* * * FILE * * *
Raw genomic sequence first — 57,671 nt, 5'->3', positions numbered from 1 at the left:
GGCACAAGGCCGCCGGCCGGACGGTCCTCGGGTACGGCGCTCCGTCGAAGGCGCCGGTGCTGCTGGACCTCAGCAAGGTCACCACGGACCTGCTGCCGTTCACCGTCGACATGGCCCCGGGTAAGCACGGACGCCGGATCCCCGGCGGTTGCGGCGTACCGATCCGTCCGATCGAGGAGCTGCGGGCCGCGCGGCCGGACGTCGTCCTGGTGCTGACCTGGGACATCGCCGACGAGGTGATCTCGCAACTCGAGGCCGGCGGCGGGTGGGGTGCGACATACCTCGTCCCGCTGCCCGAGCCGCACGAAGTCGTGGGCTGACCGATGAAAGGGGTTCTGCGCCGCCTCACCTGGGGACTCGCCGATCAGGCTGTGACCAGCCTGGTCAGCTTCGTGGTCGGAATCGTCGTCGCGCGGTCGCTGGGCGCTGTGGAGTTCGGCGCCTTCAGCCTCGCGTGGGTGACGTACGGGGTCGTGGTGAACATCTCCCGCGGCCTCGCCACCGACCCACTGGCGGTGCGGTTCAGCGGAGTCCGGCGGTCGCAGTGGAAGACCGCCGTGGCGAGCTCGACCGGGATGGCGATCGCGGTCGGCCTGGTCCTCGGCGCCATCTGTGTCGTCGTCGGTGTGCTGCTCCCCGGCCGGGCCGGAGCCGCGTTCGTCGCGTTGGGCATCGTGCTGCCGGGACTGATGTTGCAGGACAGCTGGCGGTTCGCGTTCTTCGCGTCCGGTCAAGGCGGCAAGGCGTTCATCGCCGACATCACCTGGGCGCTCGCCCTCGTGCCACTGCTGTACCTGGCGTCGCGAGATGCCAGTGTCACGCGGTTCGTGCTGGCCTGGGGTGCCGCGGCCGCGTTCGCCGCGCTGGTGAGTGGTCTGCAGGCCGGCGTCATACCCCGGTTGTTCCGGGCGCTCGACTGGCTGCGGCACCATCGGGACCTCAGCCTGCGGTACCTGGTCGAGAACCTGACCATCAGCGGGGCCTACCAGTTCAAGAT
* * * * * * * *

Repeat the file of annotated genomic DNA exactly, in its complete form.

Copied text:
Raw genomic sequence first — 57,671 nt, 5'->3', positions numbered from 1 at the left:
GGCACAAGGCCGCCGGCCGGACGGTCCTCGGGTACGGCGCTCCGTCGAAGGCGCCGGTGCTGCTGGACCTCAGCAAGGTCACCACGGACCTGCTGCCGTTCACCGTCGACATGGCCCCGGGTAAGCACGGACGCCGGATCCCCGGCGGTTGCGGCGTACCGATCCGTCCGATCGAGGAGCTGCGGGCCGCGCGGCCGGACGTCGTCCTGGTGCTGACCTGGGACATCGCCGACGAGGTGATCTCGCAACTCGAGGCCGGCGGCGGGTGGGGTGCGACATACCTCGTCCCGCTGCCCGAGCCGCACGAAGTCGTGGGCTGACCGATGAAAGGGGTTCTGCGCCGCCTCACCTGGGGACTCGCCGATCAGGCTGTGACCAGCCTGGTCAGCTTCGTGGTCGGAATCGTCGTCGCGCGGTCGCTGGGCGCTGTGGAGTTCGGCGCCTTCAGCCTCGCGTGGGTGACGTACGGGGTCGTGGTGAACATCTCCCGCGGCCTCGCCACCGACCCACTGGCGGTGCGGTTCAGCGGAGTCCGGCGGTCGCAGTGGAAGACCGCCGTGGCGAGCTCGACCGGGATGGCGATCGCGGTCGGCCTGGTCCTCGGCGCCATCTGTGTCGTCGTCGGTGTGCTGCTCCCCGGCCGGGCCGGAGCCGCGTTCGTCGCGTTGGGCATCGTGCTGCCGGGACTGATGTTGCAGGACAGCTGGCGGTTCGCGTTCTTCGCGTCCGGTCAAGGCGGCAAGGCGTTCATCGCCGACATCACCTGGGCGCTCGCCCTCGTGCCACTGCTGTACCTGGCGTCGCGAGATGCCAGTGTCACGCGGTTCGTGCTGGCCTGGGGTGCCGCGGCCGCGTTCGCCGCGCTGGTGAGTGGTCTGCAGGCCGGCGTCATACCCCGGTTGTTCCGGGCGCTCGACTGGCTGCGGCACCATCGGGACCTCAGCCTGCGGTACCTGGTCGAGAACCTGACCATCAGCGGGGCCTACCAGTTCAAGAT